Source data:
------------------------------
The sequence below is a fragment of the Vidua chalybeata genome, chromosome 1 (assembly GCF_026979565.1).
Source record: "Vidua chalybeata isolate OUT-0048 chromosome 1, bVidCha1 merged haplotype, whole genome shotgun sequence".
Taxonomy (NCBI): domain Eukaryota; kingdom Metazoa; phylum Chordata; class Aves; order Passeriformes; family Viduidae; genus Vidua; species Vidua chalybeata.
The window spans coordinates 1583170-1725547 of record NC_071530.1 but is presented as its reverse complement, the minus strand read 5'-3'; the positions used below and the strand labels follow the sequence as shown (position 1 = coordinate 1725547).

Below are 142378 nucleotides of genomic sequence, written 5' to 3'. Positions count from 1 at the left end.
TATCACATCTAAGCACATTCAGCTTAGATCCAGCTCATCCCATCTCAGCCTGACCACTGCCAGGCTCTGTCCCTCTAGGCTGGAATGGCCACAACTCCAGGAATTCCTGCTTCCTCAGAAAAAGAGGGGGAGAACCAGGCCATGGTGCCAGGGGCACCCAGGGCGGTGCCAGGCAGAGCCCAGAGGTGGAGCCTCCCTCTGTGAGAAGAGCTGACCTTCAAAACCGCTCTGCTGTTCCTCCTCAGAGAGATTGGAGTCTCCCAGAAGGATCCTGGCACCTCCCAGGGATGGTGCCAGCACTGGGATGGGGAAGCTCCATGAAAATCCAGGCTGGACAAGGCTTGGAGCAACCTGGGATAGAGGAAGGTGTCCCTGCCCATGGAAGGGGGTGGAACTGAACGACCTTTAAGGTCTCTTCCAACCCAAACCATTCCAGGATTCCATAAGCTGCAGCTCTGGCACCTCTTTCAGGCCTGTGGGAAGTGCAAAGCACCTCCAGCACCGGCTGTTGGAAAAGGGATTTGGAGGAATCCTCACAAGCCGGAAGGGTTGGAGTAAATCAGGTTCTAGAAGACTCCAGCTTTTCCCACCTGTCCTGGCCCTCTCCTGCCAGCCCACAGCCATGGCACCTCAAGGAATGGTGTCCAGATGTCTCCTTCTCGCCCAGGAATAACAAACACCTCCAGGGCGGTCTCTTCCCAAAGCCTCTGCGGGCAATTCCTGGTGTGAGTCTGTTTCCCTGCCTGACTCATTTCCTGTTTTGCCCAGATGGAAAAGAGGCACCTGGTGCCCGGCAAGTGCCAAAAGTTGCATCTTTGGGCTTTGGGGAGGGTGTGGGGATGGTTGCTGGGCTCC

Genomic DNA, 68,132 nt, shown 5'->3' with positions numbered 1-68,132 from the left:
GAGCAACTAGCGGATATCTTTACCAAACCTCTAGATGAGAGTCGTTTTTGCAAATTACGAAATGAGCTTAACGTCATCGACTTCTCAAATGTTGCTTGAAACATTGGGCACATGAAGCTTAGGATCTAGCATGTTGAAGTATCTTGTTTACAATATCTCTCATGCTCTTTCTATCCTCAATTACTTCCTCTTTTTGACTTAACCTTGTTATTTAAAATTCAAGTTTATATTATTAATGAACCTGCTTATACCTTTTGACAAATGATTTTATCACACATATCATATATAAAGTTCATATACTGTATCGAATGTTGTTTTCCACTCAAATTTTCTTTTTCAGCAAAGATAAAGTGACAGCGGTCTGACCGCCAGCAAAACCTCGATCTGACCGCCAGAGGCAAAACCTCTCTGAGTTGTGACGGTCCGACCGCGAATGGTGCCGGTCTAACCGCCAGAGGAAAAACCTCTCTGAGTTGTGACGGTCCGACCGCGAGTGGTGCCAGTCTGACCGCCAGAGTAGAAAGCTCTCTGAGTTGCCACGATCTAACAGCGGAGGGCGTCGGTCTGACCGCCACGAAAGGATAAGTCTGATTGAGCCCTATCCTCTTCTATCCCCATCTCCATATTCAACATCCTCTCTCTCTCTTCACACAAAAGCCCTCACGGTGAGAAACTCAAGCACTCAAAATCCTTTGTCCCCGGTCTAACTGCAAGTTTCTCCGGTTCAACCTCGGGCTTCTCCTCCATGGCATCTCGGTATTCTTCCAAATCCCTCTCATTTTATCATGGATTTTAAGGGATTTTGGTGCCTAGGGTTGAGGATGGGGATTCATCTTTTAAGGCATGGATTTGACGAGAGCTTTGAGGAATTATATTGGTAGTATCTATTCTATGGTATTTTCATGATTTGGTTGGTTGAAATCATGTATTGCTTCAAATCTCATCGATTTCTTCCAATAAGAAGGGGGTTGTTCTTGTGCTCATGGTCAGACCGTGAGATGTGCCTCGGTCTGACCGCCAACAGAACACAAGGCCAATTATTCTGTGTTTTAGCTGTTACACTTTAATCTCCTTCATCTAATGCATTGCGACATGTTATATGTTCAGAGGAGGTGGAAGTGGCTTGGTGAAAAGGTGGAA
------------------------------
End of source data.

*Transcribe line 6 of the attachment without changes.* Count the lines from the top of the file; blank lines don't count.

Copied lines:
TATCACATCTAAGCACATTCAGCTTAGATCCAGCTCATCCCATCTCAGCCTGACCACTGCCAGGCTCTGTCCCTCTAGGCTGGAATGGCCACAACTCCAGGAATTCCTGCTTCCTCAGAAAAAGAGGGGGAGAACCAGGCCATGGTGCCAGGGGCACCCAGGGCGGTGCCAGGCAGAGCCCAGAGGTGGAGCCTCCCTCTGTGAGAAGAGCTGACCTTCAAAACCGCTCTGCTGTTCCTCCTCAGAGAGATTGGAGTCTCCCAGAAGGATCCTGGCACCTCCCAGGGATGGTGCCAGCACTGGGATGGGGAAGCTCCATGAAAATCCAGGCTGGACAAGGCTTGGAGCAACCTGGGATAGAGGAAGGTGTCCCTGCCCATGGAAGGGGGTGGAACTGAACGACCTTTAAGGTCTCTTCCAACCCAAACCATTCCAGGATTCCATAAGCTGCAGCTCTGGCACCTCTTTCAGGCCTGTGGGAAGTGCAAAGCACCTCCAGCACCGGCTGTTGGAAAAGGGATTTGGAGGAATCCTCACAAGCCGGAAGGGTTGGAGTAAATCAGGTTCTAGAAGACTCCAGCTTTTCCCACCTGTCCTGGCCCTCTCCTGCCAGCCCACAGCCATGGCACCTCAAGGAATGGTGTCCAGATGTCTCCTTCTCGCCCAGGAATAACAAACACCTCCAGGGCGGTCTCTTCCCAAAGCCTCTGCGGGCAATTCCTGGTGTGAGTCTGTTTCCCTGCCTGACTCATTTCCTGTTTTGCCCAGATGGAAAAGAGGCACCTGGTGCCCGGCAAGTGCCAAAAGTTGCATCTTTGGGCTTTGGGGAGGGTGTGGGGATGGTTGCTGGGCTCC